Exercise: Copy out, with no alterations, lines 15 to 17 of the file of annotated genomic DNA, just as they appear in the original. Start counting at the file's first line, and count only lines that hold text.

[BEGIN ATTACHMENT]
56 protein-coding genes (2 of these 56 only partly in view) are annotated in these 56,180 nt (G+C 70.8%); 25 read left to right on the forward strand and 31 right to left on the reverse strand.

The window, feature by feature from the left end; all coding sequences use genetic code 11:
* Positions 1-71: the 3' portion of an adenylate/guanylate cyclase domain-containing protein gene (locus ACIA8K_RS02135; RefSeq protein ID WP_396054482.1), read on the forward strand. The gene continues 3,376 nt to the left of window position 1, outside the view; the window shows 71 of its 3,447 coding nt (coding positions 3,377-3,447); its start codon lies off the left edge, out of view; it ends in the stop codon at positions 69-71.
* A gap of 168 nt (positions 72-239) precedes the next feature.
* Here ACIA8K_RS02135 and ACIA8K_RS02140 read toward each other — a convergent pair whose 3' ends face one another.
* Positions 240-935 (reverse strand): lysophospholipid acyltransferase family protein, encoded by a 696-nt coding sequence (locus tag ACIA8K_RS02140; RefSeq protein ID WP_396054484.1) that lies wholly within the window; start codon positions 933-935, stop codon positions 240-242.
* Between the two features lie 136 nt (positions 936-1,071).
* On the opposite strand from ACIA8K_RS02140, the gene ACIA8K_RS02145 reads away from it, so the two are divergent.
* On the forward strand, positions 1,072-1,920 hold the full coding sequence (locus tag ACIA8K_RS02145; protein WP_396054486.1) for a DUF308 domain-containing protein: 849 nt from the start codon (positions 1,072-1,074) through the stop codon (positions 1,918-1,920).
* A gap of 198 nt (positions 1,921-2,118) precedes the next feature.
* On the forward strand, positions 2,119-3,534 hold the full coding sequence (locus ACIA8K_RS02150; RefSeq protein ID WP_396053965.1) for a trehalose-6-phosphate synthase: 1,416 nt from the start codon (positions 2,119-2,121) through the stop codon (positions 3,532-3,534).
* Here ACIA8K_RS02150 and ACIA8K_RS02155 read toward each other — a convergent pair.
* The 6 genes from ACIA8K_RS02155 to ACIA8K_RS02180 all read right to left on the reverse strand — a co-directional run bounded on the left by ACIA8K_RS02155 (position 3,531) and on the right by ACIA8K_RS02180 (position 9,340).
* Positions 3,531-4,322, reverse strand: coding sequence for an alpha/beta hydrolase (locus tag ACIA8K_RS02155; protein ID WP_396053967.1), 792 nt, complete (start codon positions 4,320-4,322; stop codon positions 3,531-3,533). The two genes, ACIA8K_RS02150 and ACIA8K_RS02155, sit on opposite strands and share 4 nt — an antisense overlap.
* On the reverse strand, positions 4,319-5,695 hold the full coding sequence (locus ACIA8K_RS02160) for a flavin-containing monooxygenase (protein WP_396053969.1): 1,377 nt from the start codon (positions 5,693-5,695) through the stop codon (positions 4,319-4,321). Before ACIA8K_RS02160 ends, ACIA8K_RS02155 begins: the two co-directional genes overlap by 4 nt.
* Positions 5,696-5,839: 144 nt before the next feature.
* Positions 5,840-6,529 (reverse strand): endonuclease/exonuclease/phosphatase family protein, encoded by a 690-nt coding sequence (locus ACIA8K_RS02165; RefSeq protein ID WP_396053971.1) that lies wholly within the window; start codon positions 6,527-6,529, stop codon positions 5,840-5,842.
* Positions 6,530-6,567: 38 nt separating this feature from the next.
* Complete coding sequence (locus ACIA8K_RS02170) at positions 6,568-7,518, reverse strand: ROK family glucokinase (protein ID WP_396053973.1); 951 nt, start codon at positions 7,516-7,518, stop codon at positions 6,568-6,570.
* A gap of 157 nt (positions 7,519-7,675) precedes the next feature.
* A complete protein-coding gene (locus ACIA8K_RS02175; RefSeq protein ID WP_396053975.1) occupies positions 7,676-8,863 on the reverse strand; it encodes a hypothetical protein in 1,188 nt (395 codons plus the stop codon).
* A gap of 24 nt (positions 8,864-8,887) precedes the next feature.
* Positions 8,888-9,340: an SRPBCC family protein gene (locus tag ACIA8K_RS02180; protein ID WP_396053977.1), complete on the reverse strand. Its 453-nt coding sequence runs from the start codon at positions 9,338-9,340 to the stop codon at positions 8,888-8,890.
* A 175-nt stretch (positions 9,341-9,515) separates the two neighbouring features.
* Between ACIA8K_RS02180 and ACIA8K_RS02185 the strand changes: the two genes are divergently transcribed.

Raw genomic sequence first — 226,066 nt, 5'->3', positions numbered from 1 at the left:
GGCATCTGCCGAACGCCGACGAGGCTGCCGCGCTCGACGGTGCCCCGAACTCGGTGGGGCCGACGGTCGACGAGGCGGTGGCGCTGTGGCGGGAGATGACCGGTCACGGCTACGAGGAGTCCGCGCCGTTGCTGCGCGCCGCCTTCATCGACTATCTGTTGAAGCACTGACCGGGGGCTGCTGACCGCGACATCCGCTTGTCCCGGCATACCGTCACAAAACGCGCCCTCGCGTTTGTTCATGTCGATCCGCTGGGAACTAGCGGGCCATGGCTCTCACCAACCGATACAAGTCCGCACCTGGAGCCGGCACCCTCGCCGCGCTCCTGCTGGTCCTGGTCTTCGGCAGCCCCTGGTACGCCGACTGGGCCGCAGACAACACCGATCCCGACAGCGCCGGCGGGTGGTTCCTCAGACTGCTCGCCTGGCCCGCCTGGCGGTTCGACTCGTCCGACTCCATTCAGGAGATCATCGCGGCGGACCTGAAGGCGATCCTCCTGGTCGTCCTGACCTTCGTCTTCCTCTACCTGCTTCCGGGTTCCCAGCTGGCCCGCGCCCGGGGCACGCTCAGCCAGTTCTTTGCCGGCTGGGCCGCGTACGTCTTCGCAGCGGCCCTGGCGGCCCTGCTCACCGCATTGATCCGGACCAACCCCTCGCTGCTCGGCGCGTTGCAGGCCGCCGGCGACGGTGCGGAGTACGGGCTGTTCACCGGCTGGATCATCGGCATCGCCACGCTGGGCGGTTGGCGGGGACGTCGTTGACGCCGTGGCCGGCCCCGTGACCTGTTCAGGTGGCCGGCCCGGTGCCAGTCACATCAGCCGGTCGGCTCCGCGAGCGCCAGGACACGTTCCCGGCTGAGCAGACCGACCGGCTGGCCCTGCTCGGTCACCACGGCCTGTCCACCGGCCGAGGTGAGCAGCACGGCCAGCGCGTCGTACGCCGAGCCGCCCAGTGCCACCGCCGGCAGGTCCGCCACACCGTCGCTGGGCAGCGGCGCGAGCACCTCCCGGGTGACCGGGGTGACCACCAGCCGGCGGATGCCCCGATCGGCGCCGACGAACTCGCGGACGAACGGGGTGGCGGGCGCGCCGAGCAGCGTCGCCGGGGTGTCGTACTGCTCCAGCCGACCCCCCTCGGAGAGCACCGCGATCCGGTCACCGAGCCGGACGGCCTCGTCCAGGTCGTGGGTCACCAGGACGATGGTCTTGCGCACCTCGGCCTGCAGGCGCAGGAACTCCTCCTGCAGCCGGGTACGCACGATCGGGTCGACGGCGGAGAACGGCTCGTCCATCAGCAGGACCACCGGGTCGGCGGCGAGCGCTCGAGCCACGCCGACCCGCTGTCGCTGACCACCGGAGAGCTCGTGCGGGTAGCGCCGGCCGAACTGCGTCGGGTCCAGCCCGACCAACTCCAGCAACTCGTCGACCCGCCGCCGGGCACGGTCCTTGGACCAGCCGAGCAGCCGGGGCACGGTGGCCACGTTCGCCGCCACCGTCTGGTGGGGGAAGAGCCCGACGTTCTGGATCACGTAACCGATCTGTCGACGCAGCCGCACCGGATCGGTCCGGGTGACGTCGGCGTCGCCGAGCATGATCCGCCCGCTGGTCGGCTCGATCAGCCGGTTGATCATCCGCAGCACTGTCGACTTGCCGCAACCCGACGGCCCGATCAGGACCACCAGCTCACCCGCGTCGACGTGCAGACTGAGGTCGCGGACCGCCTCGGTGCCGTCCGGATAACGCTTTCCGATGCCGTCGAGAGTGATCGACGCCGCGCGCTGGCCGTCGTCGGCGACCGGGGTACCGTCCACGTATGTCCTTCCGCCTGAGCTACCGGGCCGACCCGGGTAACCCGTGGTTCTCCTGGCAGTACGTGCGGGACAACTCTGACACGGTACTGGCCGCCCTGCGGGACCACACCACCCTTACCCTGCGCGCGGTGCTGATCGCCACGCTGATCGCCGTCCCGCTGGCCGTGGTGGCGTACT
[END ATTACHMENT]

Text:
* On the reverse strand, positions 4,319-5,695 hold the full coding sequence (locus ACIA8K_RS02160) for a flavin-containing monooxygenase (protein WP_396053969.1): 1,377 nt from the start codon (positions 5,693-5,695) through the stop codon (positions 4,319-4,321). Before ACIA8K_RS02160 ends, ACIA8K_RS02155 begins: the two co-directional genes overlap by 4 nt.
* Positions 5,696-5,839: 144 nt before the next feature.
* Positions 5,840-6,529 (reverse strand): endonuclease/exonuclease/phosphatase family protein, encoded by a 690-nt coding sequence (locus ACIA8K_RS02165; RefSeq protein ID WP_396053971.1) that lies wholly within the window; start codon positions 6,527-6,529, stop codon positions 5,840-5,842.